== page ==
4. SUSANN THOUGHT GARLAND “GOT RATTLED.”

In an interview with Roger Ebert, Susann offered her thoughts on why Garland was let go. “Everybody keeps asking me why she was fired from the movie, as if it was my fault or something,” she said. “You know what I think went wrong? Here she was, raised in the great tradition of the studio stars, where they make 30 takes of every scene to get it right, and the other girls in the picture were all raised as television actresses. So they’re used to doing it right the first time. Judy just got rattled, that’s all.”

5. PATTY DUKE PARTIALLY BLAMES THE DIRECTOR’S BEHAVIOR FOR GARLAND’S EXIT.

During an event at the Castro Theatre, Duke discussed working with Garland. “The director, who was the meanest son of a bitch I ever met in my life ... the director, he kept this icon, this sparrow, waiting and waiting,” Duke said. “She had to come in at 6:30 in the morning and he wouldn’t even plan to get to her until four in the afternoon. She was very down to earth, so she didn’t mind waiting. The director decided that some guy from some delicatessen on 33rd Street should talk to her, and she crumbled. And she was fired. She shouldn’t have been hired in the first place, in my opinion.”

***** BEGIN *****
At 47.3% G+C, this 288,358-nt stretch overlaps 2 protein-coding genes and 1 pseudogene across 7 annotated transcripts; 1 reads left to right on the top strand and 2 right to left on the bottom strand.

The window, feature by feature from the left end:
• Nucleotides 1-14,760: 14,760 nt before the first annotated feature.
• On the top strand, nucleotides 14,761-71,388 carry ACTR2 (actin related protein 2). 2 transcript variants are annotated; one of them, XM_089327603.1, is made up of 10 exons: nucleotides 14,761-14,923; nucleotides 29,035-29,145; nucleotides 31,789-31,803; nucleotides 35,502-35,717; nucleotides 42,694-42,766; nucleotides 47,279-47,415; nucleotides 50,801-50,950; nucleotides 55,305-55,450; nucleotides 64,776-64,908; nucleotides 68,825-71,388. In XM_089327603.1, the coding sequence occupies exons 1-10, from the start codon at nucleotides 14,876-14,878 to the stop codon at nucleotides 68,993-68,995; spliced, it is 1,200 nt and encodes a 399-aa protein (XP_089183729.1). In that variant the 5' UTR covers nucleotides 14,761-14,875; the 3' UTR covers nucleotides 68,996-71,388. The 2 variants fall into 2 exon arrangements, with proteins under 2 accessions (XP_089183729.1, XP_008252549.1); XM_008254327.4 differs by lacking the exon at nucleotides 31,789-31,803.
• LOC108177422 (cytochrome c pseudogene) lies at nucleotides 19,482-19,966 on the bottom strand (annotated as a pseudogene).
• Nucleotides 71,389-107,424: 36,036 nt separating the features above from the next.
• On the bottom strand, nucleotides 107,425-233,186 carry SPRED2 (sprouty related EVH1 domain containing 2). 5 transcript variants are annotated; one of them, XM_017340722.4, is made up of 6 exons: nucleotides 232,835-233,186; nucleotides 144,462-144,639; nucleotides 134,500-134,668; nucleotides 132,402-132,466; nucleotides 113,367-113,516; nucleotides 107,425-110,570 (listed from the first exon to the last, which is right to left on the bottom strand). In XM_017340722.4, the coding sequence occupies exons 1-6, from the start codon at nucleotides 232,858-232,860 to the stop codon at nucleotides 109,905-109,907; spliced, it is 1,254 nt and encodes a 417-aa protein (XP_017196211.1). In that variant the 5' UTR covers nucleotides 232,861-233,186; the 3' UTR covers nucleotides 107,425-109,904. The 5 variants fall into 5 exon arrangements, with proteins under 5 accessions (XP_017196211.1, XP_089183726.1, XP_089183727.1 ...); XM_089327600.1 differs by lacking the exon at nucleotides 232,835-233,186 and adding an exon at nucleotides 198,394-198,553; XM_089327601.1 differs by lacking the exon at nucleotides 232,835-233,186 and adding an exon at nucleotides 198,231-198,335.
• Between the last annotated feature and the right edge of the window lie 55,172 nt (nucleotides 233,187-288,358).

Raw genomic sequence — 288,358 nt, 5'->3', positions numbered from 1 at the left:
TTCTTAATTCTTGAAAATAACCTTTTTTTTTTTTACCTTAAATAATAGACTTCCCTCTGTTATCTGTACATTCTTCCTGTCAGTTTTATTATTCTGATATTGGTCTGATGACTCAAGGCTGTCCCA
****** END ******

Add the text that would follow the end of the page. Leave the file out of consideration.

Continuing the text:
6. DUKE DIDN’T SING NEELY’S SONGS.

All of Neely’s songs in the movie were dubbed, which disappointed Duke. “I knew I couldn’t sing like a trained singer,” she said. “But I thought it was important for Neely maybe to be pretty good in the beginning but the deterioration should be that raw, nerve-ending kind of the thing. And I couldn’t convince the director. They wanted to do a blanket dubbing. It just doesn’t have the passion I wanted it to have.”

7. GARLAND STOLE ONE OF THE MOVIE'S COSTUMES.

Garland got revenge in “taking” the beaded pantsuit she was supposed to wear in the movie, and she was unabashed about it. “Well, about six months later, Judy’s going to open at the Palace,” Duke said. “I went to opening night at the Palace and out she came in her suit from Valley of the Dolls.”

8. A SNEAK PREVIEW OF THE FILM HID THE TITLE.

Fox held a preview screening of the film at San Francisco’s Orpheum Theatre, but the marquee only read “The Biggest Book of the Year.” “And the film was so campy, everyone roared with laughter,” producer David Brown told Vanity Fair. “One patron was so irate he poured his Coke all over Fox president Dick Zanuck in the lobby. And we knew we had a hit. Why? Because of the size of the audience—the book would bring them in.”